My A1C in standard blood tests routinely measures 5.5% to 6.0% (courtesy of my tiny RBCs), which poses a problem when applying for life insurance (prediabetic is defined as 5.7% to 6.4%). But with CGM, which is calibrated 2-3 times daily, my imputed A1C, which is much more reliable, varies from 4.6 to 4.9%. Big difference, huh? As an aside, I can’t talk about my beta-thal without hearing my med school roommate, Matt McCormack referring to them as “shite for blood” in the best Scottish accent ever. As if it’s not bad enough having an artificially high A1C… you gotta have shite for blood.

And that’s the least amazing part of CGM. I’m not sure I’m at liberty to discuss the next generation of CGM. Admittedly, not too many people want to wear the device I wear, but in two years, well, that’s when it will get amazing.

And that’s just the tip of the iceberg when it comes to why this device is adding insights and actionable data at a geometric rate. In two years this device will evolve into something everyone can wear.

 

And lastly…

Ok, I can’t think of any other updates so with that below are three podcasts I’ve done in the past 3 or 4 months. By some coincidence all of them have gone live in the past week, which is what prompted me to do this post-that-is-not-really-a-post.

Here they are in the order they were recorded.

  1. Rhonda Patrick and I spoke in Fall 2015. Here is the link to the video, which she nicely annotates. I believe this is also available on iTunes.
  2. Ken Ford and I spoke in January of this year. I was honored to be the first speaker in IHMC’s STEM series. Here is the link.
  3. Chris Kresser and I spoke in February of this year. We planned (before the talk) to discuss lipoproteins, but I don’t recall doing so. Here is the link.

I hope these three podcasts—all of which were really fun discussions—keep you occupied for a while. I have not listened to them, but my recollection is that there will be overlap between them, especially the latter two.

I’ve been asked a lot in the past few months to do other podcasts but I’ve politely declined, noting that I’m a bit podcasted out. I’m sure the energy will return next year, assuming I have something to say.

Photo by Jeff Cooper on Unsplash

Disclaimer: This blog is for general informational purposes only and does not constitute the practice of medicine, nursing or other professional health care services, including the giving of medical advice, and no doctor/patient relationship is formed. The use of information on this blog or materials linked from this blog is at the user's own risk. The content of this blog is not intended to be a substitute for professional medical advice, diagnosis, or treatment. Users should not disregard, or delay in obtaining, medical advice for any medical condition they may have, and should seek the assistance of their health care professionals for any such conditions.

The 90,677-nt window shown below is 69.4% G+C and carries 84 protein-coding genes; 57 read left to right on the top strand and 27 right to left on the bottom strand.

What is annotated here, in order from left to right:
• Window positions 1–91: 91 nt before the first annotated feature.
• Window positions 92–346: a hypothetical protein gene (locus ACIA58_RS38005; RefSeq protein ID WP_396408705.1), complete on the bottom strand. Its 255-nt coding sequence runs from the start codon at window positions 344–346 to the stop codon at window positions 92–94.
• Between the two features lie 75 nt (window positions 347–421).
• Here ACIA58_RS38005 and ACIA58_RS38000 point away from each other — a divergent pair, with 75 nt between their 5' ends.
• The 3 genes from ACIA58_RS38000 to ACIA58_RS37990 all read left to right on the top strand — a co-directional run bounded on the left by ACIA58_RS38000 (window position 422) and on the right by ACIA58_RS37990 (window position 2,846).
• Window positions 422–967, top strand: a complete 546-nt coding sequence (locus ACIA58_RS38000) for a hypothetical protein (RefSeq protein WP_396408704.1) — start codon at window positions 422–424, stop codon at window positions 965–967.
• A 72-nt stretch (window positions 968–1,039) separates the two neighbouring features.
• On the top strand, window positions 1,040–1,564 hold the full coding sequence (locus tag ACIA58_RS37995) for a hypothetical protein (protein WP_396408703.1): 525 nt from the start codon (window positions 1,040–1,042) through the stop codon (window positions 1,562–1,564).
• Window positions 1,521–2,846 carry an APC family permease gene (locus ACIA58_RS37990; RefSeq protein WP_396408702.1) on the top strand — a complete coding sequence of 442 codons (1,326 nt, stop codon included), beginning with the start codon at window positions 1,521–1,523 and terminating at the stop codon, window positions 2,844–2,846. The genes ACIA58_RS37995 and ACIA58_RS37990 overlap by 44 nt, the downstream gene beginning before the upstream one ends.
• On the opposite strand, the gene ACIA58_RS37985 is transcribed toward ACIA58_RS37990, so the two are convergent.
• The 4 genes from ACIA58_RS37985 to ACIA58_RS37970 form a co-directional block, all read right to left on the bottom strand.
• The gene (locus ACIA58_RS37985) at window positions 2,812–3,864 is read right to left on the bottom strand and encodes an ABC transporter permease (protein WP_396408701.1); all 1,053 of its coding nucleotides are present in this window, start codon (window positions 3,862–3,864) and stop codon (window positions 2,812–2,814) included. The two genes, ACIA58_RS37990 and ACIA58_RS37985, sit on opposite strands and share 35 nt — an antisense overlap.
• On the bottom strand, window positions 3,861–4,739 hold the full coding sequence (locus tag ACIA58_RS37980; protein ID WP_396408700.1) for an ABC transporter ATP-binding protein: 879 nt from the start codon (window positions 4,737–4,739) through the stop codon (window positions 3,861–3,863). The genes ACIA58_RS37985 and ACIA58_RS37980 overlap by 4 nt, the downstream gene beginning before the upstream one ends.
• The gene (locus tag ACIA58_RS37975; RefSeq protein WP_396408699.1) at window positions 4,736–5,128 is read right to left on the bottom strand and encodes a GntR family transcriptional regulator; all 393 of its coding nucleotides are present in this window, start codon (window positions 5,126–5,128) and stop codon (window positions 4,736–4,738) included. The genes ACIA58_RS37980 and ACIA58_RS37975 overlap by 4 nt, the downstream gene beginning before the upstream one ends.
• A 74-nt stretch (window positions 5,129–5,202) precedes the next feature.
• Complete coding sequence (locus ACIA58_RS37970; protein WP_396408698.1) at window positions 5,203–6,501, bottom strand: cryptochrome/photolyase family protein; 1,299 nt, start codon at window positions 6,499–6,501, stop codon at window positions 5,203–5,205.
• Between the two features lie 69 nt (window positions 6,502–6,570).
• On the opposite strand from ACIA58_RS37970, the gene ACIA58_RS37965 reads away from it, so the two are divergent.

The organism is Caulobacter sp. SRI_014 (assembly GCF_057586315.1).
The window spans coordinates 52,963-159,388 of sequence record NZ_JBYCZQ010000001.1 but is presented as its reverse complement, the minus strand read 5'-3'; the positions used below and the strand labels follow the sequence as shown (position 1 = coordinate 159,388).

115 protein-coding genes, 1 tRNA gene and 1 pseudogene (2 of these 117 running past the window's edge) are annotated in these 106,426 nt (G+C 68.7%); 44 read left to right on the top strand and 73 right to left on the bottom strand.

597 Comments

  1. My question requires a bit of a lead up. I have felt not quite right for about 10 years ……ever since I discontinued the depoprovara needle for birth control. I actually felt great while I was on that much to the surprise of the Dr. who put me on it but I felt after all the years I took this needle that at my age it was probably time to take a hormone break. As soon as I stopped this medication I started to feel off and I also started to slowly gain weight. Not a huge amount all at once but about 8 pounds a year until after 10 years it was an 80 pound gain. I had lots of other symptoms too during that time from an itchy leg rash to headaches to constant yeast infection to hair loss to dizzy spells and heart beat flutters and edema of the feet and ankles. Before that I had remained the same size for 30 years. After medical test upon medical test I was diagnosed with Diverticulosis which turned into Diverticulitis 3 times, Estrogen Dominance, Metabolic syndrome which required me to start on Metformin and then a large Ovarian Cyst and a uterine Fibroid. In February both Ovaries and Uterus had to be removed. Neither were cancerous after the pathology and even though I have had a few hot flashes I have so far remained hormone free. Because of all my other issues I had already been eating in a fairly restricted manner since sugar, grains and young dairy were bad for all of my conditions. Even though I had been eating this way I never really lost much weight. After my surgery I decided to really buckle down and try to turn this train around and I started to lean towards a more ketogenic diet. I also started to get more strict with my caloric intake fasting for 18 hours a day and eating in a 6 hour window and trying to keep my calories between 800 and 1200 depending on how much exercise I get in the day. I have lost 24 pounds since February but my concern is that my fasting blood sugar readings have gone up even on my Metformin and the Edema of the feet and ankles is there everyday. Not crazy high but between 8 and 9 and sometimes higher for my morning fasting reading. My doctor just tells me to loose weight with no advice on what more I can do. My endocronologist wants to do a gastric bypass. I don’t want to do that. I feel I can get this under control if I just know what exactly I’m not doing right. At this point my macro ratios are about 10% carbs, 30% protein and 60% fat and I try to drink about 6 to 8 glasses of water per day. I have been trying every home remedy I can find as well from apple cider vinegar to cinnamon to magnesium to alpha lipoic acid and green tea and raspberry ketones and ginger and dandilion. I just need someone look at what I’m doing and tell what Im not doing right. Please Help me ……I am desperate.